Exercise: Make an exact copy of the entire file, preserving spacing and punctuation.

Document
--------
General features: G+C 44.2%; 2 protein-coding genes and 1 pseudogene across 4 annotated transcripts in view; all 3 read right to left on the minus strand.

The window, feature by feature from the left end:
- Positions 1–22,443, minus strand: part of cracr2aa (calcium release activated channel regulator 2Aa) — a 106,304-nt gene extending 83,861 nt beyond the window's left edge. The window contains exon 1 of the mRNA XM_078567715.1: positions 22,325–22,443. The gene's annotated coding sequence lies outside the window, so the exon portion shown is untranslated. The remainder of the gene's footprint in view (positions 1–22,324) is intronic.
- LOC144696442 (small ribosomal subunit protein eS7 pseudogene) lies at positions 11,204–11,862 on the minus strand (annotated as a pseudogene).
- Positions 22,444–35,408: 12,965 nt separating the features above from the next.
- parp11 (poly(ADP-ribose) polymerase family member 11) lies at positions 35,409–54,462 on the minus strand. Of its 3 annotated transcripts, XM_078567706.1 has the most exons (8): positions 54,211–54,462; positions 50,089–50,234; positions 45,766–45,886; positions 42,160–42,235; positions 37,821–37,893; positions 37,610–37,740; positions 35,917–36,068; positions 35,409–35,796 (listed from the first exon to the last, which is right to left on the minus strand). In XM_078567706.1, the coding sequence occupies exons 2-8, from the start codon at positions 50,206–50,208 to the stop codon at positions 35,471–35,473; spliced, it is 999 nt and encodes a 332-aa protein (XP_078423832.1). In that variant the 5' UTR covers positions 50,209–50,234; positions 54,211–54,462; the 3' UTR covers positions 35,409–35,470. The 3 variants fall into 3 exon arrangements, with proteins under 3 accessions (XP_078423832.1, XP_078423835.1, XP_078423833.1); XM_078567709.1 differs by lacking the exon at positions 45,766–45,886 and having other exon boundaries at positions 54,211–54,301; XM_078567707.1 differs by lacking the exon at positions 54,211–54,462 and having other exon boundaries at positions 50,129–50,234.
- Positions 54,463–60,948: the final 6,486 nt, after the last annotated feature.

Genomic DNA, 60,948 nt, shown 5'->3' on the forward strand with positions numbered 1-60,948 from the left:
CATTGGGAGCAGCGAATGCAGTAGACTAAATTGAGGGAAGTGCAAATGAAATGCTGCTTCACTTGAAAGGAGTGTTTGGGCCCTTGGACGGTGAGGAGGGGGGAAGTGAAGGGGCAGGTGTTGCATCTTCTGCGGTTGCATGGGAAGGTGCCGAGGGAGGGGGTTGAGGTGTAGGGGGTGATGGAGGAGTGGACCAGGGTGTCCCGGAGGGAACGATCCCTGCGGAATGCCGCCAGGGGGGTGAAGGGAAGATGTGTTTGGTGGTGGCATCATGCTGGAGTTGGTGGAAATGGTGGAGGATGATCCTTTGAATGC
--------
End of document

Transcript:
General features: G+C 44.2%; 2 protein-coding genes and 1 pseudogene across 4 annotated transcripts in view; all 3 read right to left on the minus strand.

The window, feature by feature from the left end:
- Positions 1–22,443, minus strand: part of cracr2aa (calcium release activated channel regulator 2Aa) — a 106,304-nt gene extending 83,861 nt beyond the window's left edge. The window contains exon 1 of the mRNA XM_078567715.1: positions 22,325–22,443. The gene's annotated coding sequence lies outside the window, so the exon portion shown is untranslated. The remainder of the gene's footprint in view (positions 1–22,324) is intronic.
- LOC144696442 (small ribosomal subunit protein eS7 pseudogene) lies at positions 11,204–11,862 on the minus strand (annotated as a pseudogene).
- Positions 22,444–35,408: 12,965 nt separating the features above from the next.
- parp11 (poly(ADP-ribose) polymerase family member 11) lies at positions 35,409–54,462 on the minus strand. Of its 3 annotated transcripts, XM_078567706.1 has the most exons (8): positions 54,211–54,462; positions 50,089–50,234; positions 45,766–45,886; positions 42,160–42,235; positions 37,821–37,893; positions 37,610–37,740; positions 35,917–36,068; positions 35,409–35,796 (listed from the first exon to the last, which is right to left on the minus strand). In XM_078567706.1, the coding sequence occupies exons 2-8, from the start codon at positions 50,206–50,208 to the stop codon at positions 35,471–35,473; spliced, it is 999 nt and encodes a 332-aa protein (XP_078423832.1). In that variant the 5' UTR covers positions 50,209–50,234; positions 54,211–54,462; the 3' UTR covers positions 35,409–35,470. The 3 variants fall into 3 exon arrangements, with proteins under 3 accessions (XP_078423832.1, XP_078423835.1, XP_078423833.1); XM_078567709.1 differs by lacking the exon at positions 45,766–45,886 and having other exon boundaries at positions 54,211–54,301; XM_078567707.1 differs by lacking the exon at positions 54,211–54,462 and having other exon boundaries at positions 50,129–50,234.
- Positions 54,463–60,948: the final 6,486 nt, after the last annotated feature.

Genomic DNA, 60,948 nt, shown 5'->3' on the forward strand with positions numbered 1-60,948 from the left:
CATTGGGAGCAGCGAATGCAGTAGACTAAATTGAGGGAAGTGCAAATGAAATGCTGCTTCACTTGAAAGGAGTGTTTGGGCCCTTGGACGGTGAGGAGGGGGGAAGTGAAGGGGCAGGTGTTGCATCTTCTGCGGTTGCATGGGAAGGTGCCGAGGGAGGGGGTTGAGGTGTAGGGGGTGATGGAGGAGTGGACCAGGGTGTCCCGGAGGGAACGATCCCTGCGGAATGCCGCCAGGGGGGTGAAGGGAAGATGTGTTTGGTGGTGGCATCATGCTGGAGTTGGTGGAAATGGTGGAGGATGATCCTTTGAATGC